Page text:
Gold rose two percent to above $1,200 an ounce on Wednesday, heading for a second session of gains.
U.S. stocks closed mildly lower, recovering from sharp morning losses as investors found some relief from a slight recovery in the bond market.
U.S. Treasury yields trimmed earlier losses which came after the Treasury Department auctioned $24 billion in three-year notes.
European equities finished sharply lower Tuesday as bond markets sold off, amid a raft of corporate earnings.
Asian shares traded mixed on Tuesday, as investors weighed a raft of earnings and kept an eye on Australia's federal budget and Greece's debt crisis.
The dollar clawed its way higher, recovering from almost four-month lows reached late last week on another surprisingly bad round of U.S. data.
U.S. oil prices closed up 2.5 percent at $60.75 a barrel as a weak dollar lifted commodities denominated in the currency.
Gold rose up to one percent on Tuesday as the dollar and European shares suffered from a sell-off in global bond markets.
U.S. stock index futures pared gains as data showed consumer spending remained muted despite warmer weather and lower gas prices.
U.S. stocks closed lower on Monday as investors eyed gains in bond yields and awaited the week's data releases.
U.S. Treasury yields resumed their climb on Monday after the April labor market report, and ahead of a number of Treasury auctions this week.
European equities finished mixed on Monday, with the French index the worst performer out of the major bourses, dragged down by shares of Airbus.
Asian stocks mostly advanced on Monday as China rolled out its third interest rate cut since November.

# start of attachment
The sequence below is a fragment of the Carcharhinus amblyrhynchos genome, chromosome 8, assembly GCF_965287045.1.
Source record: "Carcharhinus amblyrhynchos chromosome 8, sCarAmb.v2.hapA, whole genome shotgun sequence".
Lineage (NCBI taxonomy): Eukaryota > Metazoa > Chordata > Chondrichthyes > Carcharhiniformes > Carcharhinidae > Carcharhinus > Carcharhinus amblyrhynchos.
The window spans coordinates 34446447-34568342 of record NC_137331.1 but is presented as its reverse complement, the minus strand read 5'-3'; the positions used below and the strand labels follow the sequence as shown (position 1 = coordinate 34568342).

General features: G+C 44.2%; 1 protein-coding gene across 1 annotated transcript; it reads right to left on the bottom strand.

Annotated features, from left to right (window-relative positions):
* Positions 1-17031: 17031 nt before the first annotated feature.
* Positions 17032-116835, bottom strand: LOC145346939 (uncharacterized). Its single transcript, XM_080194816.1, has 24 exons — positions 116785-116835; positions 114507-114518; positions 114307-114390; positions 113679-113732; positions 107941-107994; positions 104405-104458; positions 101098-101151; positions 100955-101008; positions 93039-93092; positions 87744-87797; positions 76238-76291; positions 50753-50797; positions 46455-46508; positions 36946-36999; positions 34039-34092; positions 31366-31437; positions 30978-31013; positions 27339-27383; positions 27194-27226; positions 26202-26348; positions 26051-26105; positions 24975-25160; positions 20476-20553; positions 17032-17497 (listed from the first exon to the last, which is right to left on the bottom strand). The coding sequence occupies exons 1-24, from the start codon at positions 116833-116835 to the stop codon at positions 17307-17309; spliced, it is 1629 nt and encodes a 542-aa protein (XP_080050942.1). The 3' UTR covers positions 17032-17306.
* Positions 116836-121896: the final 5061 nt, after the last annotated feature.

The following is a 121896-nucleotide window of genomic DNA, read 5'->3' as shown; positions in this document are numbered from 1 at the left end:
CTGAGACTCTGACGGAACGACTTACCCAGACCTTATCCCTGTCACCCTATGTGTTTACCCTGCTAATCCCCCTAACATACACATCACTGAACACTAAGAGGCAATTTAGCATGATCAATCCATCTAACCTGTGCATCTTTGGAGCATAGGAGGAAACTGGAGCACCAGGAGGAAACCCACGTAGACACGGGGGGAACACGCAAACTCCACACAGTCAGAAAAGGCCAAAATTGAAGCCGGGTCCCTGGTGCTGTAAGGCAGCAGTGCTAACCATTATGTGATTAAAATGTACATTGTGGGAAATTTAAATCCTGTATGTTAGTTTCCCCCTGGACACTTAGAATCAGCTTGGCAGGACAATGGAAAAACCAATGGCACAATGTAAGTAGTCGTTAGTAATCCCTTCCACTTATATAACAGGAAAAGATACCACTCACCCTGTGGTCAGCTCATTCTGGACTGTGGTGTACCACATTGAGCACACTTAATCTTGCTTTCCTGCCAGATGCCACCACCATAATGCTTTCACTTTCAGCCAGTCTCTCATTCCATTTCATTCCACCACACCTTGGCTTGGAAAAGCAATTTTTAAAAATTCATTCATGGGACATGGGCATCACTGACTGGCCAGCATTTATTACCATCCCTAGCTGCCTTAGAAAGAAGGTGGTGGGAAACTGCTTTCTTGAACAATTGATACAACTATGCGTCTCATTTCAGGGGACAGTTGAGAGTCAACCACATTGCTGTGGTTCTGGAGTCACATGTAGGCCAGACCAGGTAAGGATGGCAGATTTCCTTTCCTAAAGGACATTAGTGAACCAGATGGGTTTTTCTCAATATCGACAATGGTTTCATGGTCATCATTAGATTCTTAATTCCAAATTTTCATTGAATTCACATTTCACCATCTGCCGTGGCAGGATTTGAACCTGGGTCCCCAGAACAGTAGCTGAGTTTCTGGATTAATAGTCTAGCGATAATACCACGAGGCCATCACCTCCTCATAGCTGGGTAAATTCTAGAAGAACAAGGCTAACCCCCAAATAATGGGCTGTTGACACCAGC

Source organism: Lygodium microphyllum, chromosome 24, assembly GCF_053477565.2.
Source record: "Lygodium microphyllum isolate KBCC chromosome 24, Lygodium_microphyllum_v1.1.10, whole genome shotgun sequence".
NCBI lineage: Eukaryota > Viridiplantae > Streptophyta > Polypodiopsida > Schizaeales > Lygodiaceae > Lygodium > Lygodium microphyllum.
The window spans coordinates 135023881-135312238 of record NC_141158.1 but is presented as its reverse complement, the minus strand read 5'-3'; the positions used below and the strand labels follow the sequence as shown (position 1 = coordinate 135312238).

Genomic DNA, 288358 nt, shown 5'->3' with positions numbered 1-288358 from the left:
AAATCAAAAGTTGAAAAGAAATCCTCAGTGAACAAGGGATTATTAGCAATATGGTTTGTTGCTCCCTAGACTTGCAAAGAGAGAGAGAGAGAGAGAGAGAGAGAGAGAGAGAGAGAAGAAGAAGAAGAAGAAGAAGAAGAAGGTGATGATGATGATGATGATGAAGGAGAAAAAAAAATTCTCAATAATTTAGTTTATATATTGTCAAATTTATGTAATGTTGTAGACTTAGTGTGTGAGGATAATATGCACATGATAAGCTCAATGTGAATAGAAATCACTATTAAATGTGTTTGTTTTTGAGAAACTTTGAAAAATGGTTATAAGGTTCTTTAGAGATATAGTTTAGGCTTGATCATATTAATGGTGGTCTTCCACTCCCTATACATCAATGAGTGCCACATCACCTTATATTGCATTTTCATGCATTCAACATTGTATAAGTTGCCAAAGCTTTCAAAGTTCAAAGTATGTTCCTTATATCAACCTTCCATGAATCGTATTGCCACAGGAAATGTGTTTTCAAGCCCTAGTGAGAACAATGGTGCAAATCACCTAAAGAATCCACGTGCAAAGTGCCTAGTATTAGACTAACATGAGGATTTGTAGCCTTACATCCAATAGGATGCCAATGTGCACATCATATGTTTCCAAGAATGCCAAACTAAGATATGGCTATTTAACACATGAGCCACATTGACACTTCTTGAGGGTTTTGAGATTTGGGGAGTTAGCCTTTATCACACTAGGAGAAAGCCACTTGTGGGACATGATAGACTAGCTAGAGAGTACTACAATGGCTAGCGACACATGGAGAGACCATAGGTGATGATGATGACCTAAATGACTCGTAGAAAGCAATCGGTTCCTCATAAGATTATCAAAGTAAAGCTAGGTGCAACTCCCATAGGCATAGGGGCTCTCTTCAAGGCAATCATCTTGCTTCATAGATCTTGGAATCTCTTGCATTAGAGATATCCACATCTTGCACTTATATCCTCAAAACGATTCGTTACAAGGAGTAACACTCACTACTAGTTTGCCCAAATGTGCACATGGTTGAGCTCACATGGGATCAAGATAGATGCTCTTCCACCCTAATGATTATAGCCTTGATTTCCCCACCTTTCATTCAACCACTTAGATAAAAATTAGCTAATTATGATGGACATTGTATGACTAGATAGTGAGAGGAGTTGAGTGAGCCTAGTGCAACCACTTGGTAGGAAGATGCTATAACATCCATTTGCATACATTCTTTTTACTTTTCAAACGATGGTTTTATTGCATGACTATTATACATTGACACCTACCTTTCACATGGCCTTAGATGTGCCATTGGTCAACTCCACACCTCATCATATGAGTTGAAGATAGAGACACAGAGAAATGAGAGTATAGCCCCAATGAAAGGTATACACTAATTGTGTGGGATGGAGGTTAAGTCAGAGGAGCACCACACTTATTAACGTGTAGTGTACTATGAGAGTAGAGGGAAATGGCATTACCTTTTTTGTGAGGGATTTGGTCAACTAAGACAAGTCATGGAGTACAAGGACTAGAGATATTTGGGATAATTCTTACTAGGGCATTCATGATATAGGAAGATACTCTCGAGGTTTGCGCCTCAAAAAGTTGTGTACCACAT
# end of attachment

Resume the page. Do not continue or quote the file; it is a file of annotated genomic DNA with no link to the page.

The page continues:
Oil slipped on Monday as signs U.S. shale oil production was recovering after a recent price rally renewed concerns of a growing global supply glut.
U.S. stock index futures pointed to a sharply lower Wall Street open on Tuesday, as global stocks declined on the back of a sharp fall in bond prices.
Gold was little changed on Monday, after the impact of Friday's mixed U.S. data supporting bets the Fed will not raise rates until late 2015.
The dollar rose against the euro on renewed worries over a Greek exit from the eurozone, while the New Zealand dollar plunged against the greenback.
U.S. stocks closed higher as investors cheered a jobs report that showed economic growth but not enough for most to see immediate Fed tightening.
European shares rallied on Friday after the U.K. election outcome and a U.S. jobs report that showed economic growth but not enough to warrant a rate rise immediately.
Asian shares traded mostly firmer on Friday on the back of a positive lead from Wall Street and bets that Beijing will roll out more easing measures.
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